Learn with us online while the Exploratorium is temporarily closed. You can help us reopen—donate today.
Try this collection of prompts for tinkering at home.
Learning Toolbox: Engage in activities about the science of coronavirus and explore our online resources for learning at home.
Science of Water: Food Explore water's crucial role in food and cooking.
Browse our growing online collection of hands-on exhibits.
Global Climate Change Explorer • Discover how researchers study climate change and examine the latest scientific data.
Low-cost, teacher-tested activities for the classroom and the curious.
Wired Pier Environmental Field Station • Explore weather, air quality, and water conditions from San Francisco Bay
Dive into websites, activities, apps, and more.
Find out what's inside a floppy disk.
Just how much fat is in ground beef? You may be surprised.
Is lithium restorative, toxic, or both? Find out here.
What happens when two hockey players collide? Try our hockey collision calculator!
Plants and people alike. We all have a need to feed.
Can a gum wrapper have a story? Discover just how important and meaningful an object can be.
by Eileen Campbell • January 28, 2016
Why are we going to Micronesia to broadcast a solar eclipse?
Explore the value of objects lost and recovered.
Listen to internationally recognized authorities on human thought and behavior, including Temple Grandin and Paul Ekman.
Make a fantastic toy that shimmers when you shake it.
Pi Day isn't just a day—it's a way of life.
When you ride a bike in a straight line, you must make many minor corrections in order to stay upright.
Learn how to use physics to distinguish between raw eggs and hard-cooked eggs.
by Mary Miller • February 24, 2016
The world's oceans are losing oxygen, thanks to climate changes.
High energy prices got you down? Discover how pickles can ease your troubles.
Where are you in infinity? Try the Infinity Room.
Artist Bob Miller's Light Walk at the Exploratorium will change the way you look at light, shadow, and images.
Everything you ever wanted to know about bubbles, but were afraid to ask.
You’ll never think inside the box again.
White-coated Arctic icons, these supreme hunters are under threat
Get some teaching tips and extension ideas for Flying Tinsel.
Explore the ancient knowledge of the Maya, who built sophisticated monuments to the sun.
Visit Las Cuevas Research Station in Belize and the Natural History Museum in London to learn about the study of biodiversity.
Lisa Miller is a mechanic and teacher who shows her auto shop students how to use their listening skills to fix cars.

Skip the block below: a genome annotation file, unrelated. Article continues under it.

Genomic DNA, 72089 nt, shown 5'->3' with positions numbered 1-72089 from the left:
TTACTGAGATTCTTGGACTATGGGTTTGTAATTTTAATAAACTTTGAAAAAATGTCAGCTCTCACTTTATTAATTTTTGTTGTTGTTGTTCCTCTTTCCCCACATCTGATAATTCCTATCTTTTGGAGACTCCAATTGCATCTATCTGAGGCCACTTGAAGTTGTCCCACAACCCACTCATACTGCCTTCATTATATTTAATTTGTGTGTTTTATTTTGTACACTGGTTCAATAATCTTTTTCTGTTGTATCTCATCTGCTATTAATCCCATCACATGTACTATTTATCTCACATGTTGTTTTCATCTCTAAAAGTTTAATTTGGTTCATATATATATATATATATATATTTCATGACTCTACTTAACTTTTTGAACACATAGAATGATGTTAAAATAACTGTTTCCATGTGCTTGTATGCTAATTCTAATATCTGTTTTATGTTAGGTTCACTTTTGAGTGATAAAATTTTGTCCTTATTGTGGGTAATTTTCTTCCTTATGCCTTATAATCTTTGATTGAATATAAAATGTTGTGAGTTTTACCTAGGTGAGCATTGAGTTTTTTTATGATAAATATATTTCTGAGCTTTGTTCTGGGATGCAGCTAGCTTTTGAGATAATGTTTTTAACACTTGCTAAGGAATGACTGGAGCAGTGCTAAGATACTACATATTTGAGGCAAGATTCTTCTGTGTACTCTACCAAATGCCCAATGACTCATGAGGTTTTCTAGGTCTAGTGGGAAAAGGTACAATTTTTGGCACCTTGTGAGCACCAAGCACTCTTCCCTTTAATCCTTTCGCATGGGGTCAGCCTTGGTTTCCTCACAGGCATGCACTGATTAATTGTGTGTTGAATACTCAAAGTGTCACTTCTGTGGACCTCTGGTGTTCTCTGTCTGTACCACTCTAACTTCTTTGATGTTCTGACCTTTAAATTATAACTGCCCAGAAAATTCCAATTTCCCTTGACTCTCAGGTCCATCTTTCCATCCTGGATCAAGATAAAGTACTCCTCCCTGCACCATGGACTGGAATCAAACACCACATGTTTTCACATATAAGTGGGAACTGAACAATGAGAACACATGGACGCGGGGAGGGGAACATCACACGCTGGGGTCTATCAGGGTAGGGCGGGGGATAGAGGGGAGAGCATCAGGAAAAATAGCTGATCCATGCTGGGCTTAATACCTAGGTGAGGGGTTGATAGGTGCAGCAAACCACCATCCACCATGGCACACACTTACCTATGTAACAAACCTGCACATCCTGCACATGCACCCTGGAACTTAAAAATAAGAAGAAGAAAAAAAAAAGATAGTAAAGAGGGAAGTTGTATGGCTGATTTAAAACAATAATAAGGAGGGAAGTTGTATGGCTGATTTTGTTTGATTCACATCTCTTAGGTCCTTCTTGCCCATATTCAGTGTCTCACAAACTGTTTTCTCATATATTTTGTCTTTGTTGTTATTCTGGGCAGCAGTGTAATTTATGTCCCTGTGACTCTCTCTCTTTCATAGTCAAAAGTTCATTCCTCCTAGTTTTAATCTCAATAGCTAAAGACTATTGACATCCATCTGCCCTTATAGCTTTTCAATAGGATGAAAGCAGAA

Take an impressionistic journey through the Exploratorium's Life Sciences area.
See a map of recent earthquakes in the United States, and learn why earthquakes happen so frequently on the West Coast.
Explore graphing, angles, and storytelling by building a seesaw for your smartphone.
Learn about common electrical systems in our brains and fast-moving plants.
Grow spikes of crystals in the sun.
Enjoy the colors and textures of phenomena demonstrated by Exploratorium exhibits.
Explore the important engineering concepts of yield strength, ultimate strength, and elasticity as they relate to building a better bicycle.
What is a gear ratio? And how do gears help make the bicycle so efficient?
Watch colors play in this quick exploration of layering hues.
Learn how to find the histories and origins of words.
the Fudge House on Fisherman's Wharf in San Francisco!
What does it take to block gamma radiation?
Explore light, shadow, and motion using a variety of simple materials and light sources.
Get a taste of how the earth's plates move.
Human corpses decay alfresco, all in the name of forensic science.
Your brain is always looking for blank spaces and filling them in. Sometimes, your brain leaps to the wrong conclusion. Then you get a surprise!
Use your naked egg to experiment with osmosis, the movement of water across a membrane.
Find out why biodiversity benefits plants and people alike.
We can't predict when an earthquake will occur, but we can avoid some potential disasters.
Explore the science of music with us, through these online exhibits, movies, and questions.
by Eclipse Field Crew • March 5, 2016
Day-by-day dispatches from our eclipse crew in Micronesia.
Play with the stuff that makes dough stretchy.
The 1906 earthquake jolted geologists into focusing on how and why faults break loose.
Get to know Pier 15, one of the greenest buildings around.
Learn how to make beautiful "paintings" with soap and water.
In an earthquake, some older structures collapse and others stand tall. The difference is usually retrofitting.
Crabeaters have extraordinary teeth, Weddells are downright cute, and leopards are as fierce as their namesake
What's the Higgs discovery, and what does it mean for us?
by Eileen Campbell • July 22, 2017
Watch the moon pass through its phases as we count down to the total solar eclipse. Today: a waning crescent moon.
Is there life on Mars? Our best evidence so far is a baked-potato-sized chunk of rock found in Antarctica.
Shake the artistry of mixology with the science behind the craft.
Does the sun rise in the east? Not exactly.
Bring movie, TV, and cartoon images to life.
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